The San Diego Pops season finale ended with a bang and a whimper. The bang was the requisite fireworks display concluding Wednesday night’s all-Beethoven concert. The whimper was David Commanday’s programming, 10 snippets from the composer’s mighty orchestral repertory. While this low-keyed sampler might have been appropriate for, say, Franz Berwald or John Knowles Paine, it was decidedly small-scaled for a composer known as the Titan of Western music.

Fortunately, Commanday, the San Diego Symphony’s assistant conductor, proved a genial host, alternating his earnest music appreciation homilies with decorously humorous anecdotes and asides. If his demeanor suggested that of the star pupil filling in for the absent professor, he was nevertheless fluent and confident in his delivery. His pronunciation of various German titles was punctilious, and only once did he stumble over his umlauts.

It was not, however, a stellar evening for the orchestra. Several of the orchestra’s principal players were not in attendance, and the on stage stalwarts have endured a demanding 12-week summer schedule. Color them tired.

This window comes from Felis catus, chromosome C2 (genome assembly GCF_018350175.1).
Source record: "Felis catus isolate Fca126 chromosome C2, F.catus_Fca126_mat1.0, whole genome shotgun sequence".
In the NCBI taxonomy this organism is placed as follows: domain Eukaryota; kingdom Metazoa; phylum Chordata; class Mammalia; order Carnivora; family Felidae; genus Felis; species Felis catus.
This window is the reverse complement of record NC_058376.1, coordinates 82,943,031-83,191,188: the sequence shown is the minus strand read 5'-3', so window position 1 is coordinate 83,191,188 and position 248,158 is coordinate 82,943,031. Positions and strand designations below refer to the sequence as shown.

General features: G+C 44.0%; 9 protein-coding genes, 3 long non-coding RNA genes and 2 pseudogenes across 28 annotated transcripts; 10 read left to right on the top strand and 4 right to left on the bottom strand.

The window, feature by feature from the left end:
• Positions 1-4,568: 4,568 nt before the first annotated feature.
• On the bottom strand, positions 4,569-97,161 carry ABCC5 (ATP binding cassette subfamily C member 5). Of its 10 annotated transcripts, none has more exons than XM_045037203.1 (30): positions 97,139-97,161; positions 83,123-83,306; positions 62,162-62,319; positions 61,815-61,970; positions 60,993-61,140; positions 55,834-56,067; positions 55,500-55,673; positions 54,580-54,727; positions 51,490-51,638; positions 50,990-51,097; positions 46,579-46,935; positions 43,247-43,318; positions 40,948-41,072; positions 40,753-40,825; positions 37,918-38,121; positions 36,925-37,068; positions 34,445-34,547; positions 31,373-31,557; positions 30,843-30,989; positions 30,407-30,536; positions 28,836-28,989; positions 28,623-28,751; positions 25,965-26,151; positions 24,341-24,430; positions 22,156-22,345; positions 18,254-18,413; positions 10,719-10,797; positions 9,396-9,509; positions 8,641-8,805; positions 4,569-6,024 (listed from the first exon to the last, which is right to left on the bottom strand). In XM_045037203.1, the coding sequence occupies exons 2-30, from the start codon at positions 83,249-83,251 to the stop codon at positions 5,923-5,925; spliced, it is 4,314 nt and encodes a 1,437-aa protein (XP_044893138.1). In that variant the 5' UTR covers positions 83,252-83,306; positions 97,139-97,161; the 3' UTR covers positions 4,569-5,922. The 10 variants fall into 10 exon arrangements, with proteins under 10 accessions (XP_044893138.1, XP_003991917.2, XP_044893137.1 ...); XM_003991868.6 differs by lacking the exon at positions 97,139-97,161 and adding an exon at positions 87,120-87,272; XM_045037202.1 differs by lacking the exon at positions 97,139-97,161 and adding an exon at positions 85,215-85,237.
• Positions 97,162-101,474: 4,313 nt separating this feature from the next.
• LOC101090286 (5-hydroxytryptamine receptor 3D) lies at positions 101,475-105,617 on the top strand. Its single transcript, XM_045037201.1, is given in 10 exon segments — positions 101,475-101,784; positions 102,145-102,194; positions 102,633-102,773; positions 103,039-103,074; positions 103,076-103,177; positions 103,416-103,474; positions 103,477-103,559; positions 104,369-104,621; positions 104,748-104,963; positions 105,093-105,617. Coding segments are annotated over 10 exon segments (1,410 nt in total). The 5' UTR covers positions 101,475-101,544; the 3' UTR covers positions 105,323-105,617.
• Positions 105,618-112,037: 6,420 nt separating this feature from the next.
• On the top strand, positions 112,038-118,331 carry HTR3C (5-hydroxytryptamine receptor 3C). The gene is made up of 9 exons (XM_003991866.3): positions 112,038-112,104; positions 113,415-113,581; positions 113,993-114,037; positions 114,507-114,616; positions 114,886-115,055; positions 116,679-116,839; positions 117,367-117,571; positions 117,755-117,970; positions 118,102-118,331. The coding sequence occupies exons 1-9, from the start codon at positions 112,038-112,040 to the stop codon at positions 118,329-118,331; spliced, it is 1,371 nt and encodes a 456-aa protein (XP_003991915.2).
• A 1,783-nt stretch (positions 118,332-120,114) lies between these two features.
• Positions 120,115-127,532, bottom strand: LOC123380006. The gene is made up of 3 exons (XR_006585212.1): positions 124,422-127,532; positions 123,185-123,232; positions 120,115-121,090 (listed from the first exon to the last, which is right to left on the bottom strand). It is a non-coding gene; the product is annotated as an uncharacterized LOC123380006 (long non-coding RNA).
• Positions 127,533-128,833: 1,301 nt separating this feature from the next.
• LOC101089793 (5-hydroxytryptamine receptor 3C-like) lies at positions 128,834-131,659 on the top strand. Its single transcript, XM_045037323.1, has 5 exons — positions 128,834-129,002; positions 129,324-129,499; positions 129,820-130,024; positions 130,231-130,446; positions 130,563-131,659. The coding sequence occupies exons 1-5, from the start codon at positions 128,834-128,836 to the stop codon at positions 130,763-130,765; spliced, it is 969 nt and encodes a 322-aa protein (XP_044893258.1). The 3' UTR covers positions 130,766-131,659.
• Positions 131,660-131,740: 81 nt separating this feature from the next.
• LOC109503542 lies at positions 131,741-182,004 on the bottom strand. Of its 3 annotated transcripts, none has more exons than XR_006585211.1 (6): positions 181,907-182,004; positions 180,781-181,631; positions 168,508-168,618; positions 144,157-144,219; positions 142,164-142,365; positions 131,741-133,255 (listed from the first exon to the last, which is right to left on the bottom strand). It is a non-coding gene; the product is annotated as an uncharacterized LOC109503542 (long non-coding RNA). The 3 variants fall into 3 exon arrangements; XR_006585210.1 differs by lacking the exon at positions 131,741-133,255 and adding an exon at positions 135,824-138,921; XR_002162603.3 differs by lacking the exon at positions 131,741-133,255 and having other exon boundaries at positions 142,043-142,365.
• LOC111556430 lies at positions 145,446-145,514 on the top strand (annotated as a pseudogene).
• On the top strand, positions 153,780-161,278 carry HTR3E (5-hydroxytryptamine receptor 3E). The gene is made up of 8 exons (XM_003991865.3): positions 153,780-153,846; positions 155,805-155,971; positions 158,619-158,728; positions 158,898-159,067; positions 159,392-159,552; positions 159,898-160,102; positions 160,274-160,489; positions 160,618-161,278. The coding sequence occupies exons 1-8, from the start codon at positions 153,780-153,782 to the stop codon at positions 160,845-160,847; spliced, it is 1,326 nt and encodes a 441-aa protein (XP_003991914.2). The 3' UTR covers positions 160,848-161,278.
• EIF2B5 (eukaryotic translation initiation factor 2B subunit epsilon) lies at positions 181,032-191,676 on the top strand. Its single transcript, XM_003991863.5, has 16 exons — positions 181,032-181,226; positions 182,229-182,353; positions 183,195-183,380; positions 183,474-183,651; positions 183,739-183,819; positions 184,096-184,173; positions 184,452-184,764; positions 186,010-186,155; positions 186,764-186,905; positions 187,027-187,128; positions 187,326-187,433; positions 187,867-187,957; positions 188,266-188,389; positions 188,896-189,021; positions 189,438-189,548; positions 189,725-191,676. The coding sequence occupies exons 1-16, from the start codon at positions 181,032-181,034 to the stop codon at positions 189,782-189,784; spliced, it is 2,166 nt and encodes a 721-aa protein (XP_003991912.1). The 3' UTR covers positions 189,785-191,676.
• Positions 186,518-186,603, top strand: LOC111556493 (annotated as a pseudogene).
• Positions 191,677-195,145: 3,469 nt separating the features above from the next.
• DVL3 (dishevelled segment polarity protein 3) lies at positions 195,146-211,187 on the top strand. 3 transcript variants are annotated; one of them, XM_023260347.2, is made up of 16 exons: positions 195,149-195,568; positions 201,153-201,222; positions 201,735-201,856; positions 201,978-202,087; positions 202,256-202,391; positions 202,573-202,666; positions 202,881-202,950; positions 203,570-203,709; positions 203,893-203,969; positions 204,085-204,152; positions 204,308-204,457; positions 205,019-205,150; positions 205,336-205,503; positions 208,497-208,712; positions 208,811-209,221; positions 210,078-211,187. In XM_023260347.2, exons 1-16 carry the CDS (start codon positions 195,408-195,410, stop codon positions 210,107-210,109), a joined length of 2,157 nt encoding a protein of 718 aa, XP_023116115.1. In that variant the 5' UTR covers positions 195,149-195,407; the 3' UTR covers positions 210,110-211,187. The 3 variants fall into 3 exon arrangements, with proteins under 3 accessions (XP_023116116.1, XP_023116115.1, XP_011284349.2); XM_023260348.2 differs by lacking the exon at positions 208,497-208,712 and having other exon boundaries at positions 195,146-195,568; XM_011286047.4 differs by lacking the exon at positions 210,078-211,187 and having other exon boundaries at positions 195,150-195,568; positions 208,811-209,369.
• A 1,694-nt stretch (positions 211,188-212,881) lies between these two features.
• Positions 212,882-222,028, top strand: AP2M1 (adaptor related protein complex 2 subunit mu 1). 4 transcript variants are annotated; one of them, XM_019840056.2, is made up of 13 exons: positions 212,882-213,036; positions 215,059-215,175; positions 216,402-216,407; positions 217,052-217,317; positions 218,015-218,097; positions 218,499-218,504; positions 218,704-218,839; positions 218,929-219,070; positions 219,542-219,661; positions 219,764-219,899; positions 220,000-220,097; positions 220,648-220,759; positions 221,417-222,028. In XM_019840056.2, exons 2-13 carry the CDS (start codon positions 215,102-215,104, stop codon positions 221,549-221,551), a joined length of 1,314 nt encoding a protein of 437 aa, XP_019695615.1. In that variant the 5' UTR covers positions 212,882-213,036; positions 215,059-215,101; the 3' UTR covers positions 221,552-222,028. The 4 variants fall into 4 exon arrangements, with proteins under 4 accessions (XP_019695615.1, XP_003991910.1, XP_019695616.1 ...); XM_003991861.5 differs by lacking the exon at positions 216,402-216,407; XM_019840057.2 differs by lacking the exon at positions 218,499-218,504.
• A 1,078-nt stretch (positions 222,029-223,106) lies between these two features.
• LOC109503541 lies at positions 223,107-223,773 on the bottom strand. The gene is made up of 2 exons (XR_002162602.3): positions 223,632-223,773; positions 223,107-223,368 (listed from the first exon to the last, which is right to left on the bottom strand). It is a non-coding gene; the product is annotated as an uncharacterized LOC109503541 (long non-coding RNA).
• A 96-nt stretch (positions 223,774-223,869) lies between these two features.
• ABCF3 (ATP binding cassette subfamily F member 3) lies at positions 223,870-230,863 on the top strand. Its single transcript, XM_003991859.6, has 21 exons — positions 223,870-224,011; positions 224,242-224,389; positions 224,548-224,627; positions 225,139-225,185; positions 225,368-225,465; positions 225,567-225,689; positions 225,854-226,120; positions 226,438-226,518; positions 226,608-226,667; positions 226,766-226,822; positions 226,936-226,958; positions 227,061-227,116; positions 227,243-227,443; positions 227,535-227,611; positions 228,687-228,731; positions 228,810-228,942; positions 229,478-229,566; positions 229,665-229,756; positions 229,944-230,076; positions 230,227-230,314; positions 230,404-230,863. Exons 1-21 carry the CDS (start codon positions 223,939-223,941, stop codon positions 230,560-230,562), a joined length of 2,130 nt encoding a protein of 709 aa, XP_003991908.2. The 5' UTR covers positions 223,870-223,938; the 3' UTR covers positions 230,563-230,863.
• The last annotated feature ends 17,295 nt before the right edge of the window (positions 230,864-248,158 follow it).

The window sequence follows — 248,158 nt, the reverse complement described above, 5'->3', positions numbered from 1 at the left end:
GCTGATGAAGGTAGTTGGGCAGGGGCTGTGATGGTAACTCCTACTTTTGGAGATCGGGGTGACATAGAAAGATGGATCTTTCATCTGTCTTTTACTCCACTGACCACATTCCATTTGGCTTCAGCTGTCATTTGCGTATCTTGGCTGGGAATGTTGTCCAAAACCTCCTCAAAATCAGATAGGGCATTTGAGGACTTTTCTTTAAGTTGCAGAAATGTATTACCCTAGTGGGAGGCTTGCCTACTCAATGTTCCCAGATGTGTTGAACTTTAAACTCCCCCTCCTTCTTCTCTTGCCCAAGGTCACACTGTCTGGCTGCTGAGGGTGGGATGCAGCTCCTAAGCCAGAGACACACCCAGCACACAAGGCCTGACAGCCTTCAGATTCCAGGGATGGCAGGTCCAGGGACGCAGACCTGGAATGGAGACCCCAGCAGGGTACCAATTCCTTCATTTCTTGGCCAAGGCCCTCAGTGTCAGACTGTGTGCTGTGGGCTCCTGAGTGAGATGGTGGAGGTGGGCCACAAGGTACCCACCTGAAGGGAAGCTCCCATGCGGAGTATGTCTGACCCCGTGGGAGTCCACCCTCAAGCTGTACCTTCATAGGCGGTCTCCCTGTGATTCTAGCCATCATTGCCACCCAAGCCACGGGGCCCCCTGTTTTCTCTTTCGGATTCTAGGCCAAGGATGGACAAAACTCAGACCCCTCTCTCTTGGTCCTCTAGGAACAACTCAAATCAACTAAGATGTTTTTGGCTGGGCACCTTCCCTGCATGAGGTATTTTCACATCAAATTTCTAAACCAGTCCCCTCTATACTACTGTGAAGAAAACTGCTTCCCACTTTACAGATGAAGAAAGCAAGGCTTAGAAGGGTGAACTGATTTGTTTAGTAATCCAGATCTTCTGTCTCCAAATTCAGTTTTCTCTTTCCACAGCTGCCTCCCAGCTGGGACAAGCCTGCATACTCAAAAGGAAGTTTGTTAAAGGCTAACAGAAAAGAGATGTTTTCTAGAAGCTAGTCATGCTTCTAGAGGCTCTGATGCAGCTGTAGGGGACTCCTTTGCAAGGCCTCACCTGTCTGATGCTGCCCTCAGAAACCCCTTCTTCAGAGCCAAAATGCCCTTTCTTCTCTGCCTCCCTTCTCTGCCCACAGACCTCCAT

There were a few moments of real musical fireworks. The scherzo from the “Eroica” Symphony skittered across the stage with energetic aplomb, and the last movement from the Seventh Symphony would have soared nobly if the brass had stayed in tune.

Commanday programmed only individual movements from various symphonies, surrounding them with a potpourri of marches, dances and orchestrated piano pieces. The Military Polonaise for winds and percussion added a jaunty, unhackneyed touch in an otherwise predictable evening.

On the podium, Commanday was efficient and thorough, although his conducting gestures were dominated by an exaggerated upbeat shove that understandably failed to induce elegant playing. His grasp of the Fifth Symphony’s opening movement was less than secure, and his nervous tempo worked against the orchestra’s sense of ensemble in what has to be some of its most familiar musical territory. They played the Fifth twice this past winter season.

“Wellington’s Victory” provided a suitable vehicle for the fireworks, although it took a long time for both the piece and the rockets to get off the ground.